Did Steve Jobs Call Microsoft "The Smarter People": Who Owns the Living Room Edition

Someone asked Steve Jobs about television at the all things D Conference and he explained why Apple TV remains a hobby. In the clip above he explains the existing market market is heavily subsidized by cable operators who "give everybody a set top box for free, or for $10 a per month. That pretty much squashes out the opportunity for innovation because nobody's willing to buy a set top box." Everything makes so much sense when he says it. . . but Microsoft got consumers to purchase their set top box and through the sale of content they are able to turn the sale of the box and operation into a profit center.

He then says the problem with adding a box to the user's experience is they end up with a variety of different boxes each with its own remote and user interface. "The only way that's ever going to change is if you can really go back to square, tear up the set top box, redesign it from scratch with a consistent UI across all these different functions, and get consumers it to consumers in a way they're willing to pay for it. And right now there is no way to do that." Well again, isn't this exactly what Microsoft is doing. I play games, watch the same films in the Zune store that are available in iTunes, access Facebook, watch netflix movies and communicate with friends all through a single interface and remote. Once Natal is launched - the success of which is admittedly subject to debate - I will not even need the remote. The same number of people pay for these services as subscribers to the largest cable company in US.

He says the TV is going to lose until there's a better -- until there's a viable -- go to market strategy. Otherwise you're just making another Tivo. It's not a problem with technology, not a problem with vision it's a fundamental go to market problem. " He said he could not partner with a cable company because there is not a national operator and all the countries have different standards and government approvals. Microsoft encountered the same issues, so they made their own cable network. They anticipated fatter pipes into peoples' homes and built a system around it. They built an international cable network that is not a retread of television, but better than television - and this is important.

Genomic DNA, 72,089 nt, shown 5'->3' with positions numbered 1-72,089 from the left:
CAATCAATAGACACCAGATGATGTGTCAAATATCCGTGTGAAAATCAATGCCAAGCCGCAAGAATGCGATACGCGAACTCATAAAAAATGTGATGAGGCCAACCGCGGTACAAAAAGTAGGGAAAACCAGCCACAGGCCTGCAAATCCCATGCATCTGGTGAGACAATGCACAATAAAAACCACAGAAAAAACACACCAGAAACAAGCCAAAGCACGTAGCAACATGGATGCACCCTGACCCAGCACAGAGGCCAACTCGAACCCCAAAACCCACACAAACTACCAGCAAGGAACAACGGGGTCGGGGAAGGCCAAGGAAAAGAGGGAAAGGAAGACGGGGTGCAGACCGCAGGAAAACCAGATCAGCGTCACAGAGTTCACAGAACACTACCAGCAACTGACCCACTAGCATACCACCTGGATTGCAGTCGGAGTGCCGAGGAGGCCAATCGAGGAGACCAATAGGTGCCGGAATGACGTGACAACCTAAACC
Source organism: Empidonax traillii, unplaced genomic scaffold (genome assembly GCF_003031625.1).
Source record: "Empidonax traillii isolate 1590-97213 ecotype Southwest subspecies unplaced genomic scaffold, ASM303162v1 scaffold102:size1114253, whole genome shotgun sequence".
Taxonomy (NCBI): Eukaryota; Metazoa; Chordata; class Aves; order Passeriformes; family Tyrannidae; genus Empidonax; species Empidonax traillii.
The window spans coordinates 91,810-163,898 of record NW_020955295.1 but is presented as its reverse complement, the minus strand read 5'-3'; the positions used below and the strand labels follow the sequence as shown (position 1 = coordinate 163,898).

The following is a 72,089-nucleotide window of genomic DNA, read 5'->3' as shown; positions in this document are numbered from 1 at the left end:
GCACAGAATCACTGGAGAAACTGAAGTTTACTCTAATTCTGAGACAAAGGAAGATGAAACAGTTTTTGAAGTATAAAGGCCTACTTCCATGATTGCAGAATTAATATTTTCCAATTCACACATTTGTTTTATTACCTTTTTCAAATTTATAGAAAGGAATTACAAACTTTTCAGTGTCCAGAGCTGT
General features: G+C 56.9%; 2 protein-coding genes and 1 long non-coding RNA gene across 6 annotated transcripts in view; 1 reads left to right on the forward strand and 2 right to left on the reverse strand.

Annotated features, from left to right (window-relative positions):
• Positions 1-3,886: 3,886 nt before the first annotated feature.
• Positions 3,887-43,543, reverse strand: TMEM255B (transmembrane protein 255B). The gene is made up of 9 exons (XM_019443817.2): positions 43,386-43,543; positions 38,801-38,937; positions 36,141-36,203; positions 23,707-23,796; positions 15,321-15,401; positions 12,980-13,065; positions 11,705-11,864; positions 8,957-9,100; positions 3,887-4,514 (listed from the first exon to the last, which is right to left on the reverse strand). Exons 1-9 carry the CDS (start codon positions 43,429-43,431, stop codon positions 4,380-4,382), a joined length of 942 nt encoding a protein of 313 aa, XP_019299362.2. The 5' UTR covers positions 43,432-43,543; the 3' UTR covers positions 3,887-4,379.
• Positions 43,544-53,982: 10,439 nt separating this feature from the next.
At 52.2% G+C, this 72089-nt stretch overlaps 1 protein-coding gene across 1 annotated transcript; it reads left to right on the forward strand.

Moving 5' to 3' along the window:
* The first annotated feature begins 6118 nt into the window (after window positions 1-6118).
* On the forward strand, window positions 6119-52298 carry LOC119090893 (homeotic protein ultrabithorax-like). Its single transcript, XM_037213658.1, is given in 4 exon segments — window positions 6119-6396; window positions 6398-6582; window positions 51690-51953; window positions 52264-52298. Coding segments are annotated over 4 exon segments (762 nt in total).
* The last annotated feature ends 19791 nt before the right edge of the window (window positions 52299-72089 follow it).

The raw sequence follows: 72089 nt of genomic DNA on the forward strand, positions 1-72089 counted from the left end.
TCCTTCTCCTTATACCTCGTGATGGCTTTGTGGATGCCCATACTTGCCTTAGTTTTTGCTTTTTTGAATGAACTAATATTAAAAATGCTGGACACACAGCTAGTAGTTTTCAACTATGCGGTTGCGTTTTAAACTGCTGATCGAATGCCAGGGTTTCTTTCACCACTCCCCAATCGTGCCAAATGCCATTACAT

It is important because the fight is not about television. It is about a shared experience. We come together around a television. The 20th century saw the television become the hearth of the home. t was a gathering place for the family to consume information and entertainment. Apple products all bring information to individuals. We find something we like while we are alone, download on to an iPhone or iPad and maybe hand it to a friend so they can watch it by themselves while they are sitting next to us. Apple products connect us from a distance, but no Apple product provides a shared experience to a group of people in a room. Not games like Scrabble on an iPad, but collaborative games, movies, news of the day. I While Apple is blowing it up and moving consumption into individualized experiences, Microsoft is trying to transform the hearth into an on demand, bi directional, more useful experience.

Finally, he said "smarter people than us will figure this out." Earlier in the discussion Jobs said Apple lost the platform war to Microsoft because Apple did not know it was fighting one. I hope this is not another war.


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